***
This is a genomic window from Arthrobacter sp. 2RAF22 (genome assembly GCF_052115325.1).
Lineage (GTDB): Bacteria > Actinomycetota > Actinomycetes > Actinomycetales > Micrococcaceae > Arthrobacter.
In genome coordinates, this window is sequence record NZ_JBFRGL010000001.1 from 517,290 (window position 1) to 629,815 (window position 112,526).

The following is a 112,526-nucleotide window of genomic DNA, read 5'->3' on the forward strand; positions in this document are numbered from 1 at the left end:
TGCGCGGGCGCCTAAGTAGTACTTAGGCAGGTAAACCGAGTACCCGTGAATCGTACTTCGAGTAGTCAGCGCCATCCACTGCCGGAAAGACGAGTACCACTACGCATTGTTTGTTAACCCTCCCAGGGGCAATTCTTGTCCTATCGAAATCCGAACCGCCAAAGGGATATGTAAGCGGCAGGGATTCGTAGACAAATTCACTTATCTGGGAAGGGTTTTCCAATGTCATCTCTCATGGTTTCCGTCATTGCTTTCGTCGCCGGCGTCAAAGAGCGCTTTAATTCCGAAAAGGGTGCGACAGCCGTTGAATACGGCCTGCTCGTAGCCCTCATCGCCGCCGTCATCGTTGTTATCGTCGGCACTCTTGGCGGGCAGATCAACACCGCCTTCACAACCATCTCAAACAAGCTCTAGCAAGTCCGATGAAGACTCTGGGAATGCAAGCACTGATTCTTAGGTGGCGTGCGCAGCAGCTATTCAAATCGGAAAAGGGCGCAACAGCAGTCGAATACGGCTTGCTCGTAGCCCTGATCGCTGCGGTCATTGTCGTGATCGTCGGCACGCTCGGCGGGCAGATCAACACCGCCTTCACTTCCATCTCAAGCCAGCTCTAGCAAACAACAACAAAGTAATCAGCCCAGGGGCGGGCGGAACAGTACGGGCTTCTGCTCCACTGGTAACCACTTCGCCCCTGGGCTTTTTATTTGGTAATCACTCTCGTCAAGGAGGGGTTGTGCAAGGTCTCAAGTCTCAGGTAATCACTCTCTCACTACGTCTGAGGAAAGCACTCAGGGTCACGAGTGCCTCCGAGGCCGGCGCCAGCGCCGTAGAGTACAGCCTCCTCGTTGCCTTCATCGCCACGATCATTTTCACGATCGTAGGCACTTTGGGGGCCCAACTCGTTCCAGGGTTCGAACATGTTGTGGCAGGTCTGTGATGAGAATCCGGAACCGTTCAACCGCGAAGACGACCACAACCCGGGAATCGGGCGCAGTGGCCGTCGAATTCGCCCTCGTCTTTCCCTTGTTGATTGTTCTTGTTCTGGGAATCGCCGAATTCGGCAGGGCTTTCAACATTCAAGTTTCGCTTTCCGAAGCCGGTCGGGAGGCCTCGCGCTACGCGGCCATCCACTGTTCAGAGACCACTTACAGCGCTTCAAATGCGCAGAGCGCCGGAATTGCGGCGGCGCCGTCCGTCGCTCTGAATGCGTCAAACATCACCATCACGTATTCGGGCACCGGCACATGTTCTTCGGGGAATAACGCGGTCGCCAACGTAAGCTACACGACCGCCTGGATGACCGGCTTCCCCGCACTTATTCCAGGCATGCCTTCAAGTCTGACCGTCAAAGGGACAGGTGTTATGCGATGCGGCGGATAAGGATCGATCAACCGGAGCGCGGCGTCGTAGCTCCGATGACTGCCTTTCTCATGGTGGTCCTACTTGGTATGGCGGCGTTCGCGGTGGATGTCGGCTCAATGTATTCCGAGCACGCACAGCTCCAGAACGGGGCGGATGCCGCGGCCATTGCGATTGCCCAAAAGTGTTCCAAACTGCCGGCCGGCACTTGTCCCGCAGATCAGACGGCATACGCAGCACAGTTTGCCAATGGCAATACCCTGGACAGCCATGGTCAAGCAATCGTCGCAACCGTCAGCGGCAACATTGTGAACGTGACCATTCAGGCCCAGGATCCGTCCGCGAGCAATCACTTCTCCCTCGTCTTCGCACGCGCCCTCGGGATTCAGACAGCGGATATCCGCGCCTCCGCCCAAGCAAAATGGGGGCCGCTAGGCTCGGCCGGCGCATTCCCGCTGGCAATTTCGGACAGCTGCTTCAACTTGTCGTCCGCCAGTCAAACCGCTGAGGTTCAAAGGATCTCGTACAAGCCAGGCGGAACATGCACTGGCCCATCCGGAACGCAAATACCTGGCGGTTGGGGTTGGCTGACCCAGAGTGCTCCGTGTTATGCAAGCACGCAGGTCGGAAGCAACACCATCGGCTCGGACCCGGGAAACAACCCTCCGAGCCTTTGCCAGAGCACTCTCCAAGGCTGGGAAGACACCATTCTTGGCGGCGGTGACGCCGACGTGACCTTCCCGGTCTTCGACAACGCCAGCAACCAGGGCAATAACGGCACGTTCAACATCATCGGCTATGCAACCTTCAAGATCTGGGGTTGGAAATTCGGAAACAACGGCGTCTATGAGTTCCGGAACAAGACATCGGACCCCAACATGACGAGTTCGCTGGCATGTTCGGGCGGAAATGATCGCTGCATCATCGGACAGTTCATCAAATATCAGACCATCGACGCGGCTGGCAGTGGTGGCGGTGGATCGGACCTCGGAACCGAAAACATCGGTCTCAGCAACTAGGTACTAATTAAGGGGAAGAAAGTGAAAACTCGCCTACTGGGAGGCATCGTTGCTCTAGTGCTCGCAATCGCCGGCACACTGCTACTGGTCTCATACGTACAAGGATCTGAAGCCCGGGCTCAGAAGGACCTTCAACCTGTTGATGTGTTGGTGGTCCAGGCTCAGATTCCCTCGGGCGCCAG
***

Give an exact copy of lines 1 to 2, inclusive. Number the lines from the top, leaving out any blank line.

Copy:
This is a genomic window from Arthrobacter sp. 2RAF22 (genome assembly GCF_052115325.1).
Lineage (GTDB): Bacteria > Actinomycetota > Actinomycetes > Actinomycetales > Micrococcaceae > Arthrobacter.